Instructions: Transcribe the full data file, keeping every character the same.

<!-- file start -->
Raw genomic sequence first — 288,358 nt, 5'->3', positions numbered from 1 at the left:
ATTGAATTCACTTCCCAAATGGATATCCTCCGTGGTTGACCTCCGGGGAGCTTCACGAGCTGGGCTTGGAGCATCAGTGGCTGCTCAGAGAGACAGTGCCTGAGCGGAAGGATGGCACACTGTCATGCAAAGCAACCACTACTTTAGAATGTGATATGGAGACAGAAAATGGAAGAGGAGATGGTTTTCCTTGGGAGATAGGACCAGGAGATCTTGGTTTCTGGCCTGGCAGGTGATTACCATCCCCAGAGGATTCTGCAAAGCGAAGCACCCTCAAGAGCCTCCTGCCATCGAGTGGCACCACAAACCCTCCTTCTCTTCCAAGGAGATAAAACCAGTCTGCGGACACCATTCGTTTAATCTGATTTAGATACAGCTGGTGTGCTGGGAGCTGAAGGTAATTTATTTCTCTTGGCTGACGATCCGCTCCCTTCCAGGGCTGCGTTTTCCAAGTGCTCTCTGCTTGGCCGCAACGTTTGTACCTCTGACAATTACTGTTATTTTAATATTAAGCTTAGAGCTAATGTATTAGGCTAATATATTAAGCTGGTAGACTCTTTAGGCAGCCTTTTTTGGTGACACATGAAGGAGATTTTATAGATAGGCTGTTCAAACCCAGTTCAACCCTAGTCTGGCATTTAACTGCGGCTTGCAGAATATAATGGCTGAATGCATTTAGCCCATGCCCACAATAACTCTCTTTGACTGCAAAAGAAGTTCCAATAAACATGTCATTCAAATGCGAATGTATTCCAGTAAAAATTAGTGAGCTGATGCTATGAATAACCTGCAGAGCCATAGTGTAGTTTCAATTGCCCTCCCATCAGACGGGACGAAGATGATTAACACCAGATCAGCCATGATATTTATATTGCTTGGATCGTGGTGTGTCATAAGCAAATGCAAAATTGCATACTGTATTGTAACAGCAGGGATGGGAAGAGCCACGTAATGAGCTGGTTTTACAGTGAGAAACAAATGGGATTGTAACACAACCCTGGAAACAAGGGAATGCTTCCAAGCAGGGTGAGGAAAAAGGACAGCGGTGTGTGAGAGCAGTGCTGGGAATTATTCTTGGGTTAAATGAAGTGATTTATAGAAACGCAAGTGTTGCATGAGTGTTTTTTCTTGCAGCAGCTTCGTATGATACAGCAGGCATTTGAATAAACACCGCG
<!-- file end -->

Raw genomic sequence first — 288,358 nt, 5'->3', positions numbered from 1 at the left:
ATTGAATTCACTTCCCAAATGGATATCCTCCGTGGTTGACCTCCGGGGAGCTTCACGAGCTGGGCTTGGAGCATCAGTGGCTGCTCAGAGAGACAGTGCCTGAGCGGAAGGATGGCACACTGTCATGCAAAGCAACCACTACTTTAGAATGTGATATGGAGACAGAAAATGGAAGAGGAGATGGTTTTCCTTGGGAGATAGGACCAGGAGATCTTGGTTTCTGGCCTGGCAGGTGATTACCATCCCCAGAGGATTCTGCAAAGCGAAGCACCCTCAAGAGCCTCCTGCCATCGAGTGGCACCACAAACCCTCCTTCTCTTCCAAGGAGATAAAACCAGTCTGCGGACACCATTCGTTTAATCTGATTTAGATACAGCTGGTGTGCTGGGAGCTGAAGGTAATTTATTTCTCTTGGCTGACGATCCGCTCCCTTCCAGGGCTGCGTTTTCCAAGTGCTCTCTGCTTGGCCGCAACGTTTGTACCTCTGACAATTACTGTTATTTTAATATTAAGCTTAGAGCTAATGTATTAGGCTAATATATTAAGCTGGTAGACTCTTTAGGCAGCCTTTTTTGGTGACACATGAAGGAGATTTTATAGATAGGCTGTTCAAACCCAGTTCAACCCTAGTCTGGCATTTAACTGCGGCTTGCAGAATATAATGGCTGAATGCATTTAGCCCATGCCCACAATAACTCTCTTTGACTGCAAAAGAAGTTCCAATAAACATGTCATTCAAATGCGAATGTATTCCAGTAAAAATTAGTGAGCTGATGCTATGAATAACCTGCAGAGCCATAGTGTAGTTTCAATTGCCCTCCCATCAGACGGGACGAAGATGATTAACACCAGATCAGCCATGATATTTATATTGCTTGGATCGTGGTGTGTCATAAGCAAATGCAAAATTGCATACTGTATTGTAACAGCAGGGATGGGAAGAGCCACGTAATGAGCTGGTTTTACAGTGAGAAACAAATGGGATTGTAACACAACCCTGGAAACAAGGGAATGCTTCCAAGCAGGGTGAGGAAAAAGGACAGCGGTGTGTGAGAGCAGTGCTGGGAATTATTCTTGGGTTAAATGAAGTGATTTATAGAAACGCAAGTGTTGCATGAGTGTTTTTTCTTGCAGCAGCTTCGTATGATACAGCAGGCATTTGAATAAACACCGCG